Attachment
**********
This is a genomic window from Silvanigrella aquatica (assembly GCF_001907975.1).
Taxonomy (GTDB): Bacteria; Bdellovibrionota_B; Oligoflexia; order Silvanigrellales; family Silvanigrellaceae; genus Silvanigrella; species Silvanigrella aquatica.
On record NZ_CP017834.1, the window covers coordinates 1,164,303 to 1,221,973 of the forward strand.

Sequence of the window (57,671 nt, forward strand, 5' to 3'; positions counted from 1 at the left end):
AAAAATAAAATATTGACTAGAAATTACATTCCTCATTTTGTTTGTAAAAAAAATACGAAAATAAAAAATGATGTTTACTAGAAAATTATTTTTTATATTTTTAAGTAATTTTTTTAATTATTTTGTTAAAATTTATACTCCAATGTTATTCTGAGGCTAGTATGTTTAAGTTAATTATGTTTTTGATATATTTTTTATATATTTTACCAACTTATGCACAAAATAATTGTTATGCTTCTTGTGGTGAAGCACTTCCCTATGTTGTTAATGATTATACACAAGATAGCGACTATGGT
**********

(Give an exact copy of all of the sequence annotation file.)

This is a genomic window from Silvanigrella aquatica (assembly GCF_001907975.1).
Taxonomy (GTDB): Bacteria; Bdellovibrionota_B; Oligoflexia; order Silvanigrellales; family Silvanigrellaceae; genus Silvanigrella; species Silvanigrella aquatica.
On record NZ_CP017834.1, the window covers coordinates 1,164,303 to 1,221,973 of the forward strand.

Sequence of the window (57,671 nt, forward strand, 5' to 3'; positions counted from 1 at the left end):
AAAAATAAAATATTGACTAGAAATTACATTCCTCATTTTGTTTGTAAAAAAAATACGAAAATAAAAAATGATGTTTACTAGAAAATTATTTTTTATATTTTTAAGTAATTTTTTTAATTATTTTGTTAAAATTTATACTCCAATGTTATTCTGAGGCTAGTATGTTTAAGTTAATTATGTTTTTGATATATTTTTTATATATTTTACCAACTTATGCACAAAATAATTGTTATGCTTCTTGTGGTGAAGCACTTCCCTATGTTGTTAATGATTATACACAAGATAGCGACTATGGT